How to talk to former trainees – part the second

Some of you may remember my quandary with a former trainee,. posted back in Isis-land. In short, it was someone who couldn’t get a job, largely because sie is a jerk.

Well, the plot, like pudding, thickens. I heard, through that ever reliable and totally verifiable source, Da Grapevine, that FT suggested that the problem is the letters being written. Two things leap to mind: 1) I’ve not written a bad thing about this person. 2) Sie is getting interviews and occasionally offers, which is well beyond the point where letters matter.

So, I am going to contact this FT, and ask how’s it going. Give sie a chance to unload on me (if rumor is correct), and possibly open the door to communication.

The most persuasive thing anyone said in the comments before was that there are good people not getting jobs, why should we sweat it when the bad ones don’t? Here’s the problem, FT is a damn good scientist and a good mentor of younger people. Because the demand of candidates well exceeds the supply of good jobs, it becomes a matter of weighting the pluses and minuses. No one (except possibly Isis) is perfect. What worries me is that the “collegiality” criterion has been used to reinforce deep seated or hidden prejudices (frequently a tenure time). People want to hire young scientists with whom they can work, but at what point does that outweigh the quality of the research?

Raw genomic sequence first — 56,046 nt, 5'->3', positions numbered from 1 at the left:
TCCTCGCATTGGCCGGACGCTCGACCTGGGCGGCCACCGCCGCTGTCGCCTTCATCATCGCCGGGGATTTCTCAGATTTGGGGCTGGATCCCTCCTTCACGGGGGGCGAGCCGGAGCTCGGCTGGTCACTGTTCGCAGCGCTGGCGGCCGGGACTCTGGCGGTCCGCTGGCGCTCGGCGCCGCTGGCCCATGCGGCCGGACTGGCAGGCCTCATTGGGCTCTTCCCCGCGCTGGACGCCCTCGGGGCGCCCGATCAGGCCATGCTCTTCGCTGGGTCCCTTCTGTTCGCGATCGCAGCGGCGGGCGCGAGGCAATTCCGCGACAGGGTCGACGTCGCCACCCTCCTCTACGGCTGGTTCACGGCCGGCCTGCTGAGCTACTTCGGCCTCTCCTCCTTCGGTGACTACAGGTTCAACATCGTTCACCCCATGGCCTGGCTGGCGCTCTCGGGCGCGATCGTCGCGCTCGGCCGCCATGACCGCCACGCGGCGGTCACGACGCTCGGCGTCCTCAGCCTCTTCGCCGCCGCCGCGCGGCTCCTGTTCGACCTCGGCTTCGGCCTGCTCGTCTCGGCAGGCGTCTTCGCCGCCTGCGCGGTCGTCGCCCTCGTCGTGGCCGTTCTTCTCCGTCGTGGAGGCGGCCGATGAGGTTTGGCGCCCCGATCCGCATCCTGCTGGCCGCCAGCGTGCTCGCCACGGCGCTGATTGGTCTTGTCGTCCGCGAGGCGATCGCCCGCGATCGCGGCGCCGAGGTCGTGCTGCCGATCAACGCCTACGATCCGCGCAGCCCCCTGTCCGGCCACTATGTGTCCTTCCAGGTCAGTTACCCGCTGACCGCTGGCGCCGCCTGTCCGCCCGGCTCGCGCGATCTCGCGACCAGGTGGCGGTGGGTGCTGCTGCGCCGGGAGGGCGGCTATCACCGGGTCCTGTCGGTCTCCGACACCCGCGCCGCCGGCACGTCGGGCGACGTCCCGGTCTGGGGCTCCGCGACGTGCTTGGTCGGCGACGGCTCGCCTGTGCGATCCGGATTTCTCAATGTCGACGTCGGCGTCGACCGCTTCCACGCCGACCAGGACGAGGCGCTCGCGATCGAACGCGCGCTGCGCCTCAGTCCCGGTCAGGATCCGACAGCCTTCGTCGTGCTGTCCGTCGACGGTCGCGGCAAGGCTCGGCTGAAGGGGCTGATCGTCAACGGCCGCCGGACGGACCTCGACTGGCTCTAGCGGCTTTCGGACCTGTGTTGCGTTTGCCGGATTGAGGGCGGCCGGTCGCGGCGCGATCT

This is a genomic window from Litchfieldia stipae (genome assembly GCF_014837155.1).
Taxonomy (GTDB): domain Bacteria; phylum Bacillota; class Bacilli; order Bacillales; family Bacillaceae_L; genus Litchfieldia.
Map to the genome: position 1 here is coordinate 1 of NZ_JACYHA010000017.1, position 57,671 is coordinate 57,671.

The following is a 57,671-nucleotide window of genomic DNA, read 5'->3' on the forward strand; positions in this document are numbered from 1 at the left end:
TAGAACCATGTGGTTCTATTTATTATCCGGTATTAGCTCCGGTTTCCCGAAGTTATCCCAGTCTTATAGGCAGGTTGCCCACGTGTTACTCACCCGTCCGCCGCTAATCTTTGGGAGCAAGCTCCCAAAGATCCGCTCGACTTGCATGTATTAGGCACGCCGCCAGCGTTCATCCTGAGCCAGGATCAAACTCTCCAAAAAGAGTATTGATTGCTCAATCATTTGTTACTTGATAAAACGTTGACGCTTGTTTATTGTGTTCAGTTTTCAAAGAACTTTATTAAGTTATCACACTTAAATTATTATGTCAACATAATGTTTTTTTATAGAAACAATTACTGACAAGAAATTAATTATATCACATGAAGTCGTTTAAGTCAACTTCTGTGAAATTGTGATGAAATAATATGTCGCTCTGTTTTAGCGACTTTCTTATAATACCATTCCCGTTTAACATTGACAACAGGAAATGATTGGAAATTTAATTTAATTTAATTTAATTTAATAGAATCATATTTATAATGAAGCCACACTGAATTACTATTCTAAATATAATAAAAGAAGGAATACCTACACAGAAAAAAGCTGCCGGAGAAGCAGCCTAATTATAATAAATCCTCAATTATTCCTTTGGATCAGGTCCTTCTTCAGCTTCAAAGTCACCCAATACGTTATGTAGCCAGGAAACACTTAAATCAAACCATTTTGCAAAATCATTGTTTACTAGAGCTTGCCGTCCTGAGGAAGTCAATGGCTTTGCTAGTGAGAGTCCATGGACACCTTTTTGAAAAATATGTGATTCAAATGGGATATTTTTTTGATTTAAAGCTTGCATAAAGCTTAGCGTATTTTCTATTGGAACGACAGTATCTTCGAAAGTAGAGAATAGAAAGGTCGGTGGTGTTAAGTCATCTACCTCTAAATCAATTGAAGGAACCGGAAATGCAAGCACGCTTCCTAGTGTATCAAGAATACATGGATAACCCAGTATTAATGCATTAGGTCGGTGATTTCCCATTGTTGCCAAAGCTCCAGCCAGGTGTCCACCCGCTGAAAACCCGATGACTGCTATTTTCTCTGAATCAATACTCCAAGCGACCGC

3 thoughts on “How to talk to former trainees – part the second

  1. Yes,exactly. I was just discussing this in terms of “fit” — which like “collegiality” can be legit but is also a wide open door for abuse. To many men, especially boomer men, any woman with an opinion or who doesn’t giggle at their jokes is “uncollegial” on paper and a “bitch” in the hallway. Anyone with a funny accent might not be a good “fit.” After all, they are going to be your colleague, don’t you want them to be your buddy, too?

    Of course, people who think this way would be more than willing to transfer these emotions from a subjective collegiality criteria to their science, with aspersions about originality or independence. But in general, when SC’s start using code words for how much they like someone instead of talking about their research or teaching, there is a problem.

    And, at least to me, it is abundantly clear that being a jerk has historically not been a barrier to a long, successful, tenured career. But you have to be our kind of jerk.

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